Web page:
MY REVIEW: I loved the Cuckoo's Calling when I finally got to read it. I didn't mean to take quite so long to get to the sequel but stuff happened and I honestly just forgot about it because summer was a really busy time for books.
This sequel did not disappoint me though. I will say, I wasn't as hooked on this mystery as I was with the last one. Unlike Lulu, you do not feel one bit sorry for the writer who gets offed. He's a massive jerk in so many ways. But Rowling still manages to get you engrossed in what happened to him in that magic way she has. Seriously, her way of writing was made for mysteries. I seriously cannot wait for the BBC mini-series of this series. It's tailor made for TV. Plus, there's some pretty clever meta going on in here about writers and the publishing industry. Though unlike Owen, she does not seem to be basing these characters on any particular people (although Owen's ego about his work reminds me of several egotistic authors who shall remain nameless ;cough;Jonathan Franzen;cough;).
If you were a fan of the first book or just adore PI series then I absolutely recommend this series. I can't wait for the next book. Which I hope features more character growth for the assistant. I want a Joan Watson thing there so badly (where she moves from assistant to pupil to badass detective in her own right).
WHO SHOULD READ: Mystery fans, JK Rowling fans (willing to leave Harry Potter behind),
MY RATING: Four out of Five writers doing meta on writers

Wednesday, February 18, 2015

Book Review: Convergence

TITLE: Convergence
Book 1 in the Zodiac Legacy series
AUTHOR: Stan Lee, Stuart Moore, and Andie Tong
PUBLISHED: January 27th, 2015
CATEGORY: Middle-Grade
GENRE: Urban Fantasy/Adventure/Superheroes
PREMISE: A boy gets mystical powers and goes on an adventure while on a trip to China.
MY REVIEW: So it looks like this is the year Marvel is breaking into the book market. Or rather, the YA/MG book market. They've always had movie tie-in books and whatnot. There is another book in this series coming out. They also apparently have a YA book series planned for Black Widow written by Margeret Stohl out later this year (and as a Black Widow fan, I'm super pumped for that one. Almost makes up for no Black Widow movie. ALMOST). DC is apparently also getting in on the action with a Lois Lane series due this year as well (also pumped for that one).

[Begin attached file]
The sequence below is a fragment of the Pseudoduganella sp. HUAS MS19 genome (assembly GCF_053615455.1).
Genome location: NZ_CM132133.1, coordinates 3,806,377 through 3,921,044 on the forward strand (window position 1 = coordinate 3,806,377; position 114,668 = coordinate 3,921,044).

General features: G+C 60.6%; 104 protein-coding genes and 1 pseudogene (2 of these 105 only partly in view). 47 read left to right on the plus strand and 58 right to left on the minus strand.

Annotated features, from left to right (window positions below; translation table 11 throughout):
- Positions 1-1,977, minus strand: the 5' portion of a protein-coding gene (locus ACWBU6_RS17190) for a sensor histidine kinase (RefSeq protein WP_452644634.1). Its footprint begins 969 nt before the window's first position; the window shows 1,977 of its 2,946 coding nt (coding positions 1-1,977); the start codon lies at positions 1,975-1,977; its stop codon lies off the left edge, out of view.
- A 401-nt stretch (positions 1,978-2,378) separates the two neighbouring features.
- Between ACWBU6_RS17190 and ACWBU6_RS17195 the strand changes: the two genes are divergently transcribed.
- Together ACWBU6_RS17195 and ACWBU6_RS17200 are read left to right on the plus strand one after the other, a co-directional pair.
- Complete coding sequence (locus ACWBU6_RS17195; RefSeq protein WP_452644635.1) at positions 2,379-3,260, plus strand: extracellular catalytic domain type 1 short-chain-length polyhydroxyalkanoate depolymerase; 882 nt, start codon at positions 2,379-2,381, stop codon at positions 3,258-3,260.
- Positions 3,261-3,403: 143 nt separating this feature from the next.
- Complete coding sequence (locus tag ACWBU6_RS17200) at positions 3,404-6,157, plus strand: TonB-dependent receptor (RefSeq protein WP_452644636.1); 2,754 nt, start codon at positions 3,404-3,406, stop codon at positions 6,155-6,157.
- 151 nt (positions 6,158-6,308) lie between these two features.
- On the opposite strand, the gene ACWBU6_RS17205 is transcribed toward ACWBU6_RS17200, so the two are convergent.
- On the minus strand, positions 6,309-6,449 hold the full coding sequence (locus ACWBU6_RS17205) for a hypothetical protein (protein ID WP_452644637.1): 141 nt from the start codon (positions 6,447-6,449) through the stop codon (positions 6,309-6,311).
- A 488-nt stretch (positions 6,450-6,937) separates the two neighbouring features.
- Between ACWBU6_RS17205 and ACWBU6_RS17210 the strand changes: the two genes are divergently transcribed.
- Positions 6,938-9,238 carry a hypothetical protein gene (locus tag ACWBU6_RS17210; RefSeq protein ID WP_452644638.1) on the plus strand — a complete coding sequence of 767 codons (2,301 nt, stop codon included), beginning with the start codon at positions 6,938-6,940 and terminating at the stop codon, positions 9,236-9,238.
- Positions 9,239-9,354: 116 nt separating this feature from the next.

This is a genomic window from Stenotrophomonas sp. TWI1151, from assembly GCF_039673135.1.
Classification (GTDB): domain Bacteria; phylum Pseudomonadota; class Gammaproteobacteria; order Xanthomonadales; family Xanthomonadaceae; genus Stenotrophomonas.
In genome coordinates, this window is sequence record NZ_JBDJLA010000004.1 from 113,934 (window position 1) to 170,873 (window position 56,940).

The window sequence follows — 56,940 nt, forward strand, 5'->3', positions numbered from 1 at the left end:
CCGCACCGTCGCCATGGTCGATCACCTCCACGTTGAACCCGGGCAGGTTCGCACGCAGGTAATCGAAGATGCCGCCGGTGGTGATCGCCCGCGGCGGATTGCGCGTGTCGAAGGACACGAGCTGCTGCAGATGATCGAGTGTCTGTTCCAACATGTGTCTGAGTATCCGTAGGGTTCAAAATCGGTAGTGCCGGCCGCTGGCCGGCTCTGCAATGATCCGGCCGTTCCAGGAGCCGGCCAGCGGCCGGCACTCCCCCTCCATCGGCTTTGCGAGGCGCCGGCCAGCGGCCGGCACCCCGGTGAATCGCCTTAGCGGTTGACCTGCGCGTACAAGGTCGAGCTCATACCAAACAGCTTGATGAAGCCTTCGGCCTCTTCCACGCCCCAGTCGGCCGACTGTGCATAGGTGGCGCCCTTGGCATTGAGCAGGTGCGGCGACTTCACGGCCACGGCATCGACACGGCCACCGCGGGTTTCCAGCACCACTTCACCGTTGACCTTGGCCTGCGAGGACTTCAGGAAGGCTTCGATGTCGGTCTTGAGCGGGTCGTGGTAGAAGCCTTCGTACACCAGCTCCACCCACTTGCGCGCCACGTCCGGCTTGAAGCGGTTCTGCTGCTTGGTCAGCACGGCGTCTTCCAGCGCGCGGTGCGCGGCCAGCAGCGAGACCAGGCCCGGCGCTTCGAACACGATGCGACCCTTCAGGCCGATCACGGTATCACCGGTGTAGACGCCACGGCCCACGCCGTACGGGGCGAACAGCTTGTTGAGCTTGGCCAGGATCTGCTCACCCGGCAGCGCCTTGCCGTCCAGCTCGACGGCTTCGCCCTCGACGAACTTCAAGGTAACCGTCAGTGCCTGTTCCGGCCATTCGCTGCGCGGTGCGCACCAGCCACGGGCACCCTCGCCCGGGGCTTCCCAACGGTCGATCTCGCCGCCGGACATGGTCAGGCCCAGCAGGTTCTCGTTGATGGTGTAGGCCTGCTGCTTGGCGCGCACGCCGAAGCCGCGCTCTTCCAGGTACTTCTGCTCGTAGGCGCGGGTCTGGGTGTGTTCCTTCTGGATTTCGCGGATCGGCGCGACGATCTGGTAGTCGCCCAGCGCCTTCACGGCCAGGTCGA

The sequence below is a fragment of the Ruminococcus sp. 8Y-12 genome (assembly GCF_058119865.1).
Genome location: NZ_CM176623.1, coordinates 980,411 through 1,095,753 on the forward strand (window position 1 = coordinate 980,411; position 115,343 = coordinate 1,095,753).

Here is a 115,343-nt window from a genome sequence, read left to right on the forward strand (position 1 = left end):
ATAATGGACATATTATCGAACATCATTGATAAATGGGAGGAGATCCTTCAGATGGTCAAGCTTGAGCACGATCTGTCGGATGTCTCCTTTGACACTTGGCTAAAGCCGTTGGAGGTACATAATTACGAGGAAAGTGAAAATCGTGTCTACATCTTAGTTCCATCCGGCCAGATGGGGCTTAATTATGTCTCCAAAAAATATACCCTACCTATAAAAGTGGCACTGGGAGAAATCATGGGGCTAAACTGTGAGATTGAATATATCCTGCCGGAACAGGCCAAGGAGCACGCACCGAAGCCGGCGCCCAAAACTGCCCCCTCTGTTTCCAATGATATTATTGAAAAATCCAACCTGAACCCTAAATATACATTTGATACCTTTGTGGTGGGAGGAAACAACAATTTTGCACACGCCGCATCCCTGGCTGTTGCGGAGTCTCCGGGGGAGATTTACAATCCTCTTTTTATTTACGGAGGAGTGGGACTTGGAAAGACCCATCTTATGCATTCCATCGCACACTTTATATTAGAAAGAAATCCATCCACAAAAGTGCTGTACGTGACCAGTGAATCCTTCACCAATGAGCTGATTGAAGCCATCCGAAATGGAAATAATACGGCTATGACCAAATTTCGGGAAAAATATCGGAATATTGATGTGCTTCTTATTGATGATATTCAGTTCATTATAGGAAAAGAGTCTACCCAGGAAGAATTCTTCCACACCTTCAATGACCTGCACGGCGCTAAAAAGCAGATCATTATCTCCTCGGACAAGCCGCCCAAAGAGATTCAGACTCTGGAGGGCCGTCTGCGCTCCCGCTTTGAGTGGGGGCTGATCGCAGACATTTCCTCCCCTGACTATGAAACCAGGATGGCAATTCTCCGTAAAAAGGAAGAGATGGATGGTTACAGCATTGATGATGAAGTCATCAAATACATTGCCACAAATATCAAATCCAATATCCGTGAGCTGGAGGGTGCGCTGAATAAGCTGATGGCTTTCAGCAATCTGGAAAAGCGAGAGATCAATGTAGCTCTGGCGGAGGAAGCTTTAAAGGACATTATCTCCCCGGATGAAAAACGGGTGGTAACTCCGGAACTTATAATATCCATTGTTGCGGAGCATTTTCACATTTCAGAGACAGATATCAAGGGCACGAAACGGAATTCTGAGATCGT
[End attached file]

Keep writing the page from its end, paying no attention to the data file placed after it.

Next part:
But let's talk about this series. If you're familiar with Marvel and the way they do their origin stories, this one will be familiar to you. It is fun like all Marvel tends to be, with great diverse cast of characters and promising of interesting future plot-line developments. My only complaint goes by TOO fast for my taste. I have a feeling this was originally intended to be a comic book and they decided to go with book form for whatever reason instead. As a result the plot happens at a fast-paced speed that doesn't leave much room for character development. Were this actually a comic book series, I'd say this was a good first volume of issues and be happy. But it's a I notice the flaws a lot more.
That said, it's still definitely a good start to a series. I just hope they develop characters more in the coming books. I say this is a good one for all fellow marvel fans.
WHO SHOULD READ: comic book lovers, marvel fans, percy jackson fans
MY RATING: Four out of Five chinese zodiacs

Tuesday, February 17, 2015

Book Review: Bad Feminist

TITLE: Bad Feminist
AUTHOR: Roxane Gay
PUBLISHED: August 2014
CATEGORY: Non-Fiction
GENRE: Essays
PREMISE: Lots of essays on feminism and feminist issues, as well as relating feminist issues to pop culture.
MY REVIEW: So one of my book goals this year is to get into non-fiction reading. I do occasionally pick up a non-fiction book. It's just usually art books or books I use for research purposes. But lately there has been a lot of really awesome looking non-fiction coming out and I realized: I don't really know that much about this category. I've actually never even read an essay book. This one here, is my first essay book.
So with that in mind...I'm not sure how to review this. Everything I learned about essays I learned in college, okay? I don't know what sets good essays apart from bad ones, I don't know why some get collected in a book and others just get filed away somewhere. An expert on essays, I am not. So I'm mostly basing my review on my enjoyment of this book. I enjoyed it. A lot. Mostly because I related to a lot of what she was talking about and was going "preach girl, preach" throughout it. Some were better then others. That scrabble one was cute, but I don't think it really fit in with the rest of the collection.